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100 Pinball Game Equation

Gordon and Brad investigate pinball math.

An Interview with Math Professor Luke

BB:   X = a player. Z = the number of games played. Y = the number of games needed to win. Can you write this out in math? Basically, for the best two out of three, three out of five, etc.  This is for a two player pinball tournament article in Skill Shot.

Luke:   Hey skipper! I can do my best. Let’s see here. You want to play an odd number of games, so things can’t end in a tie, so for some number nZ = 2n+1. (That is, we can let n be any whole number we want, and then Z will be the n-th odd number; if n=1 we get Z=3games, if n=2 we get Z=5 games, and so on.) So then it’ll takeY=n+1 games to win. I introduced n as a convenience, but we can easily remove it now. As we see, Z = 2Y-1, or equivalently, Y = (Z+1)/2.  Does that help?


Luke:  I’m glad all those years I spent in grad school weren’t wasted after all! How’s it all going, mister?

BB:   It’s going great. Working on Skill Shot 16.  So Gordon and I played a 2-player 100 game pinball tournament. It took about a week, and he won 71, I won 29.  Afterwards, we played a 10 game tournament, and I won 6, he won 4. So 100 games or 10, we’re still close in skill. How’s your life?

G2:  Hi Luke. We need another pinball equation for determining a fraction or percentage of a pinball tournament where it is possible to have a tie score.  For example: If player X and player Y played 100games of pinball, the equation would express the results as percentages. The equation could also be used in a tournament of 8games or 7 or whatever. We’re thinking about calling the article “Percentages”. It would help people rank themselves.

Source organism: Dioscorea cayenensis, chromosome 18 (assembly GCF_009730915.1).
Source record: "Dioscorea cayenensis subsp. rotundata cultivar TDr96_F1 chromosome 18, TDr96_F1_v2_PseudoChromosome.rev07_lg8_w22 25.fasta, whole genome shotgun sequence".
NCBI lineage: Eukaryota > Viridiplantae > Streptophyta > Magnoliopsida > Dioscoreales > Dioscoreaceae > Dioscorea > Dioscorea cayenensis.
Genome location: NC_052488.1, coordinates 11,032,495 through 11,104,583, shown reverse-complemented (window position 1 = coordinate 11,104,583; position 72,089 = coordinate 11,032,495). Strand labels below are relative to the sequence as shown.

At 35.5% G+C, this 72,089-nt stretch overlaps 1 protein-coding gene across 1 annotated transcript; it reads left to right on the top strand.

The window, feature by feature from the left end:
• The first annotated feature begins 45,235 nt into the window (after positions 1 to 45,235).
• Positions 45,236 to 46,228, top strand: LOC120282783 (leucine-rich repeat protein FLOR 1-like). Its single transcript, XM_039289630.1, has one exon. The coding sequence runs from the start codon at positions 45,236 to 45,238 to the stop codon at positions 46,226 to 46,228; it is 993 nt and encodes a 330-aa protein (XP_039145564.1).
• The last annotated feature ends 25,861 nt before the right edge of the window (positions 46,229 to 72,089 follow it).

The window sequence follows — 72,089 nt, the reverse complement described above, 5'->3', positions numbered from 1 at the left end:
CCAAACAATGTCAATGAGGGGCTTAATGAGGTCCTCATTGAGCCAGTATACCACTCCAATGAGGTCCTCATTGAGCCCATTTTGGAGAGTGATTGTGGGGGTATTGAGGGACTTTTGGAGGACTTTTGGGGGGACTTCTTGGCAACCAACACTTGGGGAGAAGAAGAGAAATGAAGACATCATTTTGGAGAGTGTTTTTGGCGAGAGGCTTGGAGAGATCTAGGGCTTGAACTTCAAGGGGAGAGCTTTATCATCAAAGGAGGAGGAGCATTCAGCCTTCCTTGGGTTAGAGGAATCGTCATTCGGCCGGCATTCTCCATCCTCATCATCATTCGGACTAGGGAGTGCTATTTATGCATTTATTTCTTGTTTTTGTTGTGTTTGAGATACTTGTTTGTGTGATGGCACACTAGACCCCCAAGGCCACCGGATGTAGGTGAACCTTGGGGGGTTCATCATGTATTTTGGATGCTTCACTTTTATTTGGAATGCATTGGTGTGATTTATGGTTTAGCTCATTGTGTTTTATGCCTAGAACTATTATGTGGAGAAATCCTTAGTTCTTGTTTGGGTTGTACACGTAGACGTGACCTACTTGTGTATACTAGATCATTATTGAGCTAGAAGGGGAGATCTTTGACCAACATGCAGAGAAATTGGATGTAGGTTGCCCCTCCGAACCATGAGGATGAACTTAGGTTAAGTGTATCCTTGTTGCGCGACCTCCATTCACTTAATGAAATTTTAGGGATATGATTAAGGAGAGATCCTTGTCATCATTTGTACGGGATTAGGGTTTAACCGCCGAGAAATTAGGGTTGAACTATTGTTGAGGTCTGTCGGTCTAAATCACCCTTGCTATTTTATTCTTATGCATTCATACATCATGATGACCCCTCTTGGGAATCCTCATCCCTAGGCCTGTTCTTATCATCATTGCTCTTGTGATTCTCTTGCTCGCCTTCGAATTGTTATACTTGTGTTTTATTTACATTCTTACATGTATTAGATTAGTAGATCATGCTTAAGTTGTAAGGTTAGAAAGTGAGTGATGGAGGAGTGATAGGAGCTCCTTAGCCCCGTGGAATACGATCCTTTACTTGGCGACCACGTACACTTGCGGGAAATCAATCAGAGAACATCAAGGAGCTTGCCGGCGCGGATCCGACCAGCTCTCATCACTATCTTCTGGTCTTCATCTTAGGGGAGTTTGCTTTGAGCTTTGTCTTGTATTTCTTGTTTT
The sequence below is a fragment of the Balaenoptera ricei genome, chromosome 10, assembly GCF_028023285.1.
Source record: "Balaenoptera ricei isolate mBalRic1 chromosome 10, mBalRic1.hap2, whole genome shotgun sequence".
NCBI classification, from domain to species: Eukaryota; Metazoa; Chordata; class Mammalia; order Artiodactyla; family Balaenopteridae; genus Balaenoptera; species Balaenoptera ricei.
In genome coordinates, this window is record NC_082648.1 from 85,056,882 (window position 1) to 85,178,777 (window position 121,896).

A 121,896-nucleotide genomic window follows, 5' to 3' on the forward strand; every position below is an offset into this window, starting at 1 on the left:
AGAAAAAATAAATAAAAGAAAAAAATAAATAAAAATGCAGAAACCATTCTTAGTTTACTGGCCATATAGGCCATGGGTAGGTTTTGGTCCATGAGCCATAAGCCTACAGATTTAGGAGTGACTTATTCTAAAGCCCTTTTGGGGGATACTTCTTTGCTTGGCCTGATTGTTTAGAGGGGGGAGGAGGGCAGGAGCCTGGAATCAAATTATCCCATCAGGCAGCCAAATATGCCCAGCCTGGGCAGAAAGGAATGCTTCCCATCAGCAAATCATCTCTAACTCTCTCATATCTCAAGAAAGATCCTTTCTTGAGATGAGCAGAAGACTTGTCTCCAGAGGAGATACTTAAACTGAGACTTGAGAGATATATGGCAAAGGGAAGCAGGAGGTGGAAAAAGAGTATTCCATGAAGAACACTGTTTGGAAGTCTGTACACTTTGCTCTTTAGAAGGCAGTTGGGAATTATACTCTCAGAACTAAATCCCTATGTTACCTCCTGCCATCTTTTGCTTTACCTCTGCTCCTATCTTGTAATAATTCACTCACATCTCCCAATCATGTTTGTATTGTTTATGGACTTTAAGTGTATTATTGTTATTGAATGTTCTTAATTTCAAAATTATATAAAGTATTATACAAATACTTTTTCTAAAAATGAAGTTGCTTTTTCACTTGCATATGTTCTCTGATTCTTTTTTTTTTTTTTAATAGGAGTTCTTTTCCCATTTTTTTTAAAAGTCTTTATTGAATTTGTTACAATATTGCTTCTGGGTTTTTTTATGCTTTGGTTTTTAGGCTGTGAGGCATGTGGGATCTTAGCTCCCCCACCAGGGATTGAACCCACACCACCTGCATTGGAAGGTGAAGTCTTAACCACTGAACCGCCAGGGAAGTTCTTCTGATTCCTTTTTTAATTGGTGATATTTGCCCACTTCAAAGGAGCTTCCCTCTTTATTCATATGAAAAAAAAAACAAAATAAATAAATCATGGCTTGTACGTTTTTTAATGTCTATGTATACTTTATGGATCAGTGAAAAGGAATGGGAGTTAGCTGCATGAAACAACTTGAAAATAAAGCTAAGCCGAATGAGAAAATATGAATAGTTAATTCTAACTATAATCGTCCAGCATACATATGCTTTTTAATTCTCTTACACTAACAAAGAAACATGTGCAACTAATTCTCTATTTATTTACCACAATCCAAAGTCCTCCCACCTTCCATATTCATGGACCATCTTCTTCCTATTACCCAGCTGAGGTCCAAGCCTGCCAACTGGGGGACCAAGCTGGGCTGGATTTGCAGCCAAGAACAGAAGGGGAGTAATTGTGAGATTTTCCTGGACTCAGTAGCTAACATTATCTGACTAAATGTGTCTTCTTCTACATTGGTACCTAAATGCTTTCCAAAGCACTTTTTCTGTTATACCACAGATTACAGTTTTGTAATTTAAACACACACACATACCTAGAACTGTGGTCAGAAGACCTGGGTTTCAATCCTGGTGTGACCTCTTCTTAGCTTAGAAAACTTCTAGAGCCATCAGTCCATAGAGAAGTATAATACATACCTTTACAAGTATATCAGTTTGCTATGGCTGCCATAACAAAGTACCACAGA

Luke:  Hey Gord! Let’s see here. Suppose you play a total of T games (100, or 8, or 7, or whatever) and win X of them. Then you’ve won100*X/T percent of your games. We can turn any fraction into a percentage this way, just by multiplying by 100: 0.6 or 6/10 is the same as 60%, etc. Just type 100*X/T into Google and press enter (replacing X and T with the actual numbers, of course) and it’ll even do the computation for you. I freaking love Google.

BB:   Hey Luke, one more question. Do these equations apply to tournaments with more than 2 players?

Luke:   Oh! Good question! The percentage one, definitely. In a tournament, if there are T games played in all, and a certain player wins X of them, he’s won 100X/T percent of all games in the tournament. If a certain player wins X games and that same player plays a total of say D games (maybe he doesn’t play every single game in the tournament; if there are a total of say 30 games in the tournament but this player only plays in 10 of them, then T=30 butD=10) then he’s won 100X/D percent of the games he’s (or she’s) personally played.

The formula for the number of games required to win will still work in a multi-player tournament, *if* a single player has to win more than half of all games to win the tournament. If you just have to win more games than any other player it’d become a lot more complicated! I’ll have to think about that one.

BB:  Anyway, this type of tournament isn’t really all about winning, it’s more of a way to rate your skill against other players. I mean, winning is great, but every game has to be played, even after one player has won the number of games required to beat the other(s). In the 100game tournament, Gordon and I played all 100 games, long after he had already won the tournament by winning 51.

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